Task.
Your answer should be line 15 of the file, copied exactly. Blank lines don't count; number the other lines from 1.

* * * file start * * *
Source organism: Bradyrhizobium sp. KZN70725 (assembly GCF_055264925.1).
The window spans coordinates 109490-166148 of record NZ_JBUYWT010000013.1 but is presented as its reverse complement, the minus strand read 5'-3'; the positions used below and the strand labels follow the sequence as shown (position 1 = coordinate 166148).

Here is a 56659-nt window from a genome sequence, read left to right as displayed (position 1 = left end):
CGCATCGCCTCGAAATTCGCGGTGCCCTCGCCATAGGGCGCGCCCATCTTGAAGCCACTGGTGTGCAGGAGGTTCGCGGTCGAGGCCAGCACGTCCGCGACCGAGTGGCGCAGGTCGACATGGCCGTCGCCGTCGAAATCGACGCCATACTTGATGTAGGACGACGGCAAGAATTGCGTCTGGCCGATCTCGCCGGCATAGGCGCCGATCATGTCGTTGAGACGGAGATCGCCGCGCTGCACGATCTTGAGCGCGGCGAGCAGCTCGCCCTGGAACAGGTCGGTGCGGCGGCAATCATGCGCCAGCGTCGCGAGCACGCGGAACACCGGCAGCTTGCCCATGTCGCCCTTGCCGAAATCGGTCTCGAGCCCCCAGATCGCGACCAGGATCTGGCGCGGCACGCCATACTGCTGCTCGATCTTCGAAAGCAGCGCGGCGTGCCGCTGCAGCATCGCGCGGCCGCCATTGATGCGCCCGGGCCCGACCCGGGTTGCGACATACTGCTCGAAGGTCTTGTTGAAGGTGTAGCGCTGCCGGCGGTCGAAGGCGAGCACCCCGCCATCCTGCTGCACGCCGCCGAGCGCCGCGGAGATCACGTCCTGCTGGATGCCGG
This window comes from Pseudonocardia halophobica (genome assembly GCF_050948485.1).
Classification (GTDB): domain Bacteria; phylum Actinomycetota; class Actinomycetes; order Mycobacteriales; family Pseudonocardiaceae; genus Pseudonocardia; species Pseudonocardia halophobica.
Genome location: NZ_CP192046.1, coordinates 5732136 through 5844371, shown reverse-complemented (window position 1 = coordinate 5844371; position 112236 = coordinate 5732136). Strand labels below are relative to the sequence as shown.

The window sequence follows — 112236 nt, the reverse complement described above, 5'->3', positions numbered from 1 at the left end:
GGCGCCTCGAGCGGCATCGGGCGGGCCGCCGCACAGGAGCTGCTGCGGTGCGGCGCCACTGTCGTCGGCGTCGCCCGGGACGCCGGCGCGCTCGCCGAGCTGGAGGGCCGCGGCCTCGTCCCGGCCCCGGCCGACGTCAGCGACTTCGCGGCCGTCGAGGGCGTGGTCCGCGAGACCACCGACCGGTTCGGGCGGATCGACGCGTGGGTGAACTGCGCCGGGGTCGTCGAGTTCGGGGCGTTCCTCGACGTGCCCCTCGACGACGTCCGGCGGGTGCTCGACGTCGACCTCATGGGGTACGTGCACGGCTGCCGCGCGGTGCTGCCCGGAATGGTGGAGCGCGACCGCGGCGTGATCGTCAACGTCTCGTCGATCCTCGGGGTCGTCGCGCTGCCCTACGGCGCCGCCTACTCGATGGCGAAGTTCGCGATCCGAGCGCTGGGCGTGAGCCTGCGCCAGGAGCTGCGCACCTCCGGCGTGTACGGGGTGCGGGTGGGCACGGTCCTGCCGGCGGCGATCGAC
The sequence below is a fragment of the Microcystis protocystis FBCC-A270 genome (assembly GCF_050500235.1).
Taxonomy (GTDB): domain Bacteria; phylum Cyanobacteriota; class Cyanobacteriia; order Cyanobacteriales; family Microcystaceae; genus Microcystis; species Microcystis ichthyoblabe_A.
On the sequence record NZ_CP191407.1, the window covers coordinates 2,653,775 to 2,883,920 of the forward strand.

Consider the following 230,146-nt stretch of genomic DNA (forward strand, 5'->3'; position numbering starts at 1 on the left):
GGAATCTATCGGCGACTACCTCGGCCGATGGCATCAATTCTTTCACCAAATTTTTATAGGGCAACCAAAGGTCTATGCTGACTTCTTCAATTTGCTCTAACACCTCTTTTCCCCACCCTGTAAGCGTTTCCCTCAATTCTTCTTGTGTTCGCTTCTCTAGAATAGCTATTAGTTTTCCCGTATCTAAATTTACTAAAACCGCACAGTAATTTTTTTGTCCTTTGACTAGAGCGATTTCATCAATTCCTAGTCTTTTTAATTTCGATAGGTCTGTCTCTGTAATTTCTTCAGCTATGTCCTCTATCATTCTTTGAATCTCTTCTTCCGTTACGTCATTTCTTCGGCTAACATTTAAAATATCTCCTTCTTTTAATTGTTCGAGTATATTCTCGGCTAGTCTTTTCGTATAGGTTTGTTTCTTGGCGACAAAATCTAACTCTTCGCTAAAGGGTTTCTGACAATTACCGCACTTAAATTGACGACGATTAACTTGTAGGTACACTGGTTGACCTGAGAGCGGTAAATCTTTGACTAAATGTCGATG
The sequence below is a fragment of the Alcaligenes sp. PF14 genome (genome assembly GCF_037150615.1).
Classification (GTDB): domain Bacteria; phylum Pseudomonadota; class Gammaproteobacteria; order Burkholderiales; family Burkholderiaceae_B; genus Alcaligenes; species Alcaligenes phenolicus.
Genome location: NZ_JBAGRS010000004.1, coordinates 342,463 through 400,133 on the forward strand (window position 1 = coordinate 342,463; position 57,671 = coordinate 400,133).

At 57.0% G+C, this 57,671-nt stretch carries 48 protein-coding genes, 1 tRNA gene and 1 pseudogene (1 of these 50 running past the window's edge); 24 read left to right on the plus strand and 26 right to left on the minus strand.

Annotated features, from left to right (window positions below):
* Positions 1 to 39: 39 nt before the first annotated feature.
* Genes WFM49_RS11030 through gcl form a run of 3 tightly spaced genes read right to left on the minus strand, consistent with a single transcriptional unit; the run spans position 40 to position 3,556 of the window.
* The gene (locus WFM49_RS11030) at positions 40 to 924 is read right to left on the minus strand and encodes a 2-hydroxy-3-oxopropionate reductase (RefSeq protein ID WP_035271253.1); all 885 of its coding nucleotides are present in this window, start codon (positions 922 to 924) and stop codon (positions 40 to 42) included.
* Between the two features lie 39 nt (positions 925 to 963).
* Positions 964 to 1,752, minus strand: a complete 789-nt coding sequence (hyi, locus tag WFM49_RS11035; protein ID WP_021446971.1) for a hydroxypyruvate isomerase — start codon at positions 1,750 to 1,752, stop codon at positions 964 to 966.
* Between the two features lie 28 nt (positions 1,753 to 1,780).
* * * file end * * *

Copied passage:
The sequence below is a fragment of the Alcaligenes sp. PF14 genome (genome assembly GCF_037150615.1).